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The words "open space" most commonly refer to landscapes that are natural or free of human structures. So, too, is open space as a meeting technique: it is free from outsider intervention. Participants decide what to talk about, what decisions to make, and what actions to take. These reflect the community’s priorities; they are not necessarily the same as what we would have chosen. It does create a certain level of chaos, but with that can come exciting, passionate, energy all focused on a resource or project.
 
 

"Open Space Technology" was named and described by Harrison Owen, a corporate consultant and former Episcopal minister. He observed that the real, interactive energy among people in conference settings happened more during the coffee breaks than during the structured sessions. In collaboration with many people over a number of years, he designed Open Space Technology to capture that free and spontaneous interchange of ideas. He notes that many of the basic ideas come from a small West African village, the traditions of Native America, and the wisdom of the East, and calls Open Space Technology "a world product."

An Open Space meeting begins with people sitting in a circle, which promotes open human communication. Open space helps to create a self-organizing system. There are no agendas, no scheduled guest speakers, and no limitations on discussions. There is a general facilitator who calls the people to action, clearly describes what is to happen, is available to answer questions, and keeps watch on time. The technique can be used for groups ranging in size from 15 to 1500 people. The only requirements are that the meeting focus on a real issue of passionate concern to participants, and that attendees bring a complete willingness to participate.

By not having an agenda or a facilitator to direct every step, participants will naturally discuss, debate, choose, decide, and take action on those things that are most important to them. If the group is large, leaders will emerge to take on a specific topic, forming breakout groups to discuss different issues or ideas. Participants choose among the groups where to spend their time and contribute. Each of the groups may come to their own resolutions or decide upon actions to take preparing a summary of their findings and recommendations.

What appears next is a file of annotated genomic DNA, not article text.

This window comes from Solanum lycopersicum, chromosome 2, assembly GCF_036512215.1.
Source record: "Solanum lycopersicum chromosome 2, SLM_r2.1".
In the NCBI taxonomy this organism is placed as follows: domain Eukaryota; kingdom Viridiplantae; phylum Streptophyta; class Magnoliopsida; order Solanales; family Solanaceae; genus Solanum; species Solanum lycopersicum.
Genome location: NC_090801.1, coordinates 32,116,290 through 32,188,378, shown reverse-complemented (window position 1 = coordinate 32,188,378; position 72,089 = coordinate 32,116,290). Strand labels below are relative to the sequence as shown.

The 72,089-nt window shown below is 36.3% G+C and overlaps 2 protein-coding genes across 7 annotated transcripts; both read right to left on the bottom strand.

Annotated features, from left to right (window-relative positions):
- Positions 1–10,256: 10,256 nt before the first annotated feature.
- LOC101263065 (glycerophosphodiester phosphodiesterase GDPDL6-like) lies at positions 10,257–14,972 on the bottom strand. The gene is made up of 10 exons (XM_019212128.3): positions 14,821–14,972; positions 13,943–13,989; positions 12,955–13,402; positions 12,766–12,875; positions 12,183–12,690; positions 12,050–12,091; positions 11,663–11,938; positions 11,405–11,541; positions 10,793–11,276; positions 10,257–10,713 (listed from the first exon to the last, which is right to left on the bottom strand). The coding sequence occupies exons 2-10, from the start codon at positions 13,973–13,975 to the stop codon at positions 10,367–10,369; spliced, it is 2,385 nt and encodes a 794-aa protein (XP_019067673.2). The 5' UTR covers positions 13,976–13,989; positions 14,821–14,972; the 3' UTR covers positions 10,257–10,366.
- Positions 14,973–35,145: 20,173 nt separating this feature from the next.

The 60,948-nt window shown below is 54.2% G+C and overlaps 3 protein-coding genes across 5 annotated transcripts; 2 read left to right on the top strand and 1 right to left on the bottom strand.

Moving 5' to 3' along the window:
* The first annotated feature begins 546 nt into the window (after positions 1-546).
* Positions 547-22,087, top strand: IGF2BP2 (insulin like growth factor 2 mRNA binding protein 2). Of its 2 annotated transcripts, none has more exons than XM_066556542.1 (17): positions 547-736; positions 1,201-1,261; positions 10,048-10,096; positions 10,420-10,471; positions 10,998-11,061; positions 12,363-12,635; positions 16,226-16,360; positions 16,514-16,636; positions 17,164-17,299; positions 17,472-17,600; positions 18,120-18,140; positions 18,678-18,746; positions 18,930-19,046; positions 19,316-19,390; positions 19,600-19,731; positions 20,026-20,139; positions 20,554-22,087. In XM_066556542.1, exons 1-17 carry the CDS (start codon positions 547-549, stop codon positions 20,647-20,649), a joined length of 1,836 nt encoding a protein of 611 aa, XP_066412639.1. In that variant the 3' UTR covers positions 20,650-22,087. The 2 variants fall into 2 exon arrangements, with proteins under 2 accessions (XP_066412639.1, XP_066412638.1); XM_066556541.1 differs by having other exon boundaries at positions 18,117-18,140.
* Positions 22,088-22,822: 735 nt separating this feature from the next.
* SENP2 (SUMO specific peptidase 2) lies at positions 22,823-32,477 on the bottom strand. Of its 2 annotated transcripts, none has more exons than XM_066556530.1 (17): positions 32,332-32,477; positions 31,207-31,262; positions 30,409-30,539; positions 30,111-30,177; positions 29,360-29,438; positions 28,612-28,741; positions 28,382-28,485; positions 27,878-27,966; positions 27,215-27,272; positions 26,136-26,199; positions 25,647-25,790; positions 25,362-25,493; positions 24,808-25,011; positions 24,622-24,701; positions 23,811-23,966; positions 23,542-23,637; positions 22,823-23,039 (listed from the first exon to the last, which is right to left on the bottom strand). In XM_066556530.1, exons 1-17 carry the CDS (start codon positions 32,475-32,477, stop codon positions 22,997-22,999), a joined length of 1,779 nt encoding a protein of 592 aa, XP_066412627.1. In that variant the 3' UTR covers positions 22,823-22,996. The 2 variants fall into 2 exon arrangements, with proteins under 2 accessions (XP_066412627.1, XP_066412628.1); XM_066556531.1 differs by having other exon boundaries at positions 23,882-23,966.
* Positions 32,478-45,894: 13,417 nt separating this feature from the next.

When running open space meetings, keep in mind:

Even though anything goes in regards to discussions, everyone needs to listen to and respect other’s perspectives and opinions. Encourage people to freely move among breakout groups whenever they wish – cross-pollination is beneficial!

The focus should stay on one theme: a community, a resource, a project, etc. While conversations may get theoretical, be careful of being too vague or trying to take on issues that cannot possibly be solved by the group.

 
 

1. Take care of logistics

Select a date and time that is going to be convenient; it may be preferable to run the meetings over two or three days. Find a place that is large enough for the expected crowd including separate areas for breakout groups. Possibilities include houses of worship and other community centers, conference centers and hotels. Cost for room rental may be an issue. If this is not going to be with a pre-defined group such as task force, identify key individuals and organizations to invite. Invite them via phone, mail, or email giving the participants as much notice as possible. Decide how much to describe the meeting in advance: it could turn-off participants because they do not understand. Do provide an introduction to the topic and easy-to-read directions to the meeting place. Prepare any visual aids that will help discussions such as a slide show or an enlarged map of the area being discussed. Arrange for refreshments and food, if it will be served. This is a good area to get others involved in. Obtain supplies needed for information gathering and reporting such as easels, flipcharts, pens, colored dots, sticky pads, tape, audiovisual equipment, etc.